Harry Reid on the Housing Crisis and the Economic Stimulus

Question: Is the worst behind us?

Harry Reid: I met with some home builders yesterday from Nevada and around the country. I said, “Is the bottom in the housing market yet?” They said, “No.” We still have a ways to go. The housing market has not reached bottom. That’s not good. We know that the financial markets are still in turmoil. They’ve stabilized a little bit and that’s good. Maybe the rebates that we’ve given will help a little bit. But we have a lot more to do. We have to do something with the housing industry so we don’t have these kinds of problems in the future. I think that we have to recognize that we need a job creating society. I think that one thing that’s out there that should be done and could be done if we had the support of the president is move to alternative energy, renewables--sun, wind, geothermal. We would create millions of new jobs. Not only that, may have an environment that’s cleaner and more pure.

Is the worst behind us? Will the stimulus package help?

Related Articles
Playlists
Keep reading Show less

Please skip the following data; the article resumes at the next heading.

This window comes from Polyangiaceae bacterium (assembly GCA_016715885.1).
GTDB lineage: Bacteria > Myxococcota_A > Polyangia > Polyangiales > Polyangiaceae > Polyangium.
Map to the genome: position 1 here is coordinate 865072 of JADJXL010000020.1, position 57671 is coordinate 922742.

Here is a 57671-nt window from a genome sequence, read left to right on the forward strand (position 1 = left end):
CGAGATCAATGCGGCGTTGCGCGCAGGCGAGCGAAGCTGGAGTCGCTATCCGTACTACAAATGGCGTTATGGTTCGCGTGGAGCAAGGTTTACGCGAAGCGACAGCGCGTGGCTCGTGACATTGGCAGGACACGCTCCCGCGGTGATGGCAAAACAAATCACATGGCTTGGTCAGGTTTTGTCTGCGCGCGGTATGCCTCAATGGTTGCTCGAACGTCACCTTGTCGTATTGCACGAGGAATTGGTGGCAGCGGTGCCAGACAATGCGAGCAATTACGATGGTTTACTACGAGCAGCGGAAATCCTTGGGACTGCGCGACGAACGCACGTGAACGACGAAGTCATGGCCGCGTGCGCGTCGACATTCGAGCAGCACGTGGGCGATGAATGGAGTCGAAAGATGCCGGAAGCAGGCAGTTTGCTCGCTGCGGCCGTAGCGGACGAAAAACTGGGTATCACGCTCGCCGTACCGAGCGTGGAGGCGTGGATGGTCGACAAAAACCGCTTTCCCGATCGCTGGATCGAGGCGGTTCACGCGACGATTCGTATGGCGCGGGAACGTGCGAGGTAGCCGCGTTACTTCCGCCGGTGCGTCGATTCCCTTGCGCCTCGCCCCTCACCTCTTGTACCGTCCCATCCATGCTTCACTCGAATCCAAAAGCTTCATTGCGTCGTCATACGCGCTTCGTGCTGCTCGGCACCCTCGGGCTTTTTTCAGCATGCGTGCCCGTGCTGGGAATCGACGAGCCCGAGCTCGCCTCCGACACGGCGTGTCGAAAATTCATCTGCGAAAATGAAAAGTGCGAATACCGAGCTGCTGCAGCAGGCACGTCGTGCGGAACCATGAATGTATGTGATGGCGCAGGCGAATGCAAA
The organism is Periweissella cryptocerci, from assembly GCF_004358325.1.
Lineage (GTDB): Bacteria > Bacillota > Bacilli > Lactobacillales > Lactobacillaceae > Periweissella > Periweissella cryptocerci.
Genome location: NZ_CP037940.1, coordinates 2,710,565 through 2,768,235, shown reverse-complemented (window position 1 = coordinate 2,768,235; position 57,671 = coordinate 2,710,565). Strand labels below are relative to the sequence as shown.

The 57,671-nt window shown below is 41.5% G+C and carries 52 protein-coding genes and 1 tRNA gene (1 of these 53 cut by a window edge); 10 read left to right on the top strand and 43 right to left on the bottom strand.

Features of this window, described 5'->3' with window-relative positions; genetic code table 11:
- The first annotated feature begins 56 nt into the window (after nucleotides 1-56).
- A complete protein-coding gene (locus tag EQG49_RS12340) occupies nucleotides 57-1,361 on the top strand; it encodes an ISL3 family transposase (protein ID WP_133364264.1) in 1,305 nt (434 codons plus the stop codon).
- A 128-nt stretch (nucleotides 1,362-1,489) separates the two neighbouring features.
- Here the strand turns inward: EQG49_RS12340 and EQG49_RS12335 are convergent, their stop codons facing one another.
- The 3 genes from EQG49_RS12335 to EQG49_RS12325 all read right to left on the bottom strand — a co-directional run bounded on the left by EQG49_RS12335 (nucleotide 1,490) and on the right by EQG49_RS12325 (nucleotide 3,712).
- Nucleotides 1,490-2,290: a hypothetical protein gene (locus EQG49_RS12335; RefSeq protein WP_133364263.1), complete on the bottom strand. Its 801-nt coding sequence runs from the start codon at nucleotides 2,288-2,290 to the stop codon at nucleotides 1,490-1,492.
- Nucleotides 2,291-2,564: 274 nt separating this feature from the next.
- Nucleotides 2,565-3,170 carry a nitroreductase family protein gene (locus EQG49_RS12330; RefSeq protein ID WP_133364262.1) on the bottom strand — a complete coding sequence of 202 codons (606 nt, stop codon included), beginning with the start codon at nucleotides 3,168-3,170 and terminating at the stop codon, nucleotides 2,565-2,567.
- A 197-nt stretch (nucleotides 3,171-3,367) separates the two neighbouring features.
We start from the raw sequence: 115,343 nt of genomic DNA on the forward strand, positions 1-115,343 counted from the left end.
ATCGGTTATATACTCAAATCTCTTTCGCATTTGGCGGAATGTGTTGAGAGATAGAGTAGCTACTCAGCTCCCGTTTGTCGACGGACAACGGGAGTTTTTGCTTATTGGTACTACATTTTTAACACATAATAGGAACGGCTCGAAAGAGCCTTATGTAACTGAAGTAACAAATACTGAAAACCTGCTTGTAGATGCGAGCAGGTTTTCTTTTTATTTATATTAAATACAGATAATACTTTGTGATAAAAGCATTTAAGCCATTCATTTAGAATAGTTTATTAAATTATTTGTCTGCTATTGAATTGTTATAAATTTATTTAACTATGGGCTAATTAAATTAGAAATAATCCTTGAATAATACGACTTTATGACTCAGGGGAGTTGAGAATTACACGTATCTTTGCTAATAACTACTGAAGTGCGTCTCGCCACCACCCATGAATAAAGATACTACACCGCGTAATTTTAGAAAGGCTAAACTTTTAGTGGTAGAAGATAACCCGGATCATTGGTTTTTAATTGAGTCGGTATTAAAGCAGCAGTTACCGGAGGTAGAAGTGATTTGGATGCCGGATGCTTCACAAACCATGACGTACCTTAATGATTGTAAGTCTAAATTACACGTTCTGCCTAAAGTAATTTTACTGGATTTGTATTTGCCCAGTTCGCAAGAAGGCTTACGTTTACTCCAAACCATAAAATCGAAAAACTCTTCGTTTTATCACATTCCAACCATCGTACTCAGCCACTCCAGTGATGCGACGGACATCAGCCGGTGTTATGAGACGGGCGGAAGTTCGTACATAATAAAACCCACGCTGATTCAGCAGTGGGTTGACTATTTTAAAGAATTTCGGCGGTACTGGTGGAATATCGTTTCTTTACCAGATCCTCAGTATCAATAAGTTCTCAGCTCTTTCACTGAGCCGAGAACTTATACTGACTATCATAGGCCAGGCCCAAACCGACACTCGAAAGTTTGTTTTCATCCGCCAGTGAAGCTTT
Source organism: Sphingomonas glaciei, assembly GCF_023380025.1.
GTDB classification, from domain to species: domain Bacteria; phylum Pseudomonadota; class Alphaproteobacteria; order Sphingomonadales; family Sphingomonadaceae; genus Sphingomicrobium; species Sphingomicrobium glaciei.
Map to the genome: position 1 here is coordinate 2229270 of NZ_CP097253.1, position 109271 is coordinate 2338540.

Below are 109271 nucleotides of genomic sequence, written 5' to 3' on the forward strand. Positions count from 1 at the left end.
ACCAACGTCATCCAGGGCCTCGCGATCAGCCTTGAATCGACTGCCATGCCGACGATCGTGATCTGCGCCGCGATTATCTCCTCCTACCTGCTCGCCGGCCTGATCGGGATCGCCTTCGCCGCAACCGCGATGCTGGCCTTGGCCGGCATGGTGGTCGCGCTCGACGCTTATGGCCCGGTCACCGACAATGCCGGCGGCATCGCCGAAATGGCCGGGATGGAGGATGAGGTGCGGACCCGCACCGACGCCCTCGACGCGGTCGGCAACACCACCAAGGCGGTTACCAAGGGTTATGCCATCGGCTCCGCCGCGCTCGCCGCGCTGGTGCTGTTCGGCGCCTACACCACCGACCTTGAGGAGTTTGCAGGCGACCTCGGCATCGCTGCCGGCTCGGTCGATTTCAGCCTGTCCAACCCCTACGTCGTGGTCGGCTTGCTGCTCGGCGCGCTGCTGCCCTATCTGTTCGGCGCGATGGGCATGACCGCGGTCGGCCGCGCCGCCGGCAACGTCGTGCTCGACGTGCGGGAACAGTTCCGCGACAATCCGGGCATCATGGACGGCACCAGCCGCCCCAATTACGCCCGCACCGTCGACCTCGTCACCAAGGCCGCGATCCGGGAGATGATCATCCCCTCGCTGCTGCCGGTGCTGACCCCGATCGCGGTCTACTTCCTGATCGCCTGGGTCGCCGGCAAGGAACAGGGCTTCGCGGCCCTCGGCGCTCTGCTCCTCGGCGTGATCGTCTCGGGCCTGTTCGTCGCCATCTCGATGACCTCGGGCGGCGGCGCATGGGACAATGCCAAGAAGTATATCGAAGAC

Five foods that increase your psychological well-being

These five main food groups are important for your brain's health and likely to boost the production of feel-good chemicals.

Mind & Brain

We all know eating “healthy” food is good for our physical health and can decrease our risk of developing diabetes, cancer, obesity and heart disease. What is not as well known is that eating healthy food is also good for our mental health and can decrease our risk of depression and anxiety.

Keep reading Show less

For the 99%, the lines are getting blurry

Infographics show the classes and anxieties in the supposedly classless U.S. economy.

What is the middle class now, anyway? (JEWEL SAMAD/AFP/Getty Images)
Politics & Current Affairs

For those of us who follow politics, we’re used to commentators referring to the President’s low approval rating as a surprise given the U.S.'s “booming” economy. This seeming disconnect, however, should really prompt us to reconsider the measurements by which we assess the health of an economy. With a robust U.S. stock market and GDP and low unemployment figures, it’s easy to see why some think all is well. But looking at real U.S. wages, which have remained stagnant—and have, thus, in effect gone down given rising costs from inflation—a very different picture emerges. For the 1%, the economy is booming. For the rest of us, it’s hard to even know where we stand. A recent study by Porch (a home-improvement company) of blue-collar vs. white-collar workers shows how traditional categories are becoming less distinct—the study references "new-collar" workers, who require technical certifications but not college degrees. And a set of recent infographics from CreditLoan capturing the thoughts of America’s middle class as defined by the Pew Research Center shows how confused we are.

Keep reading Show less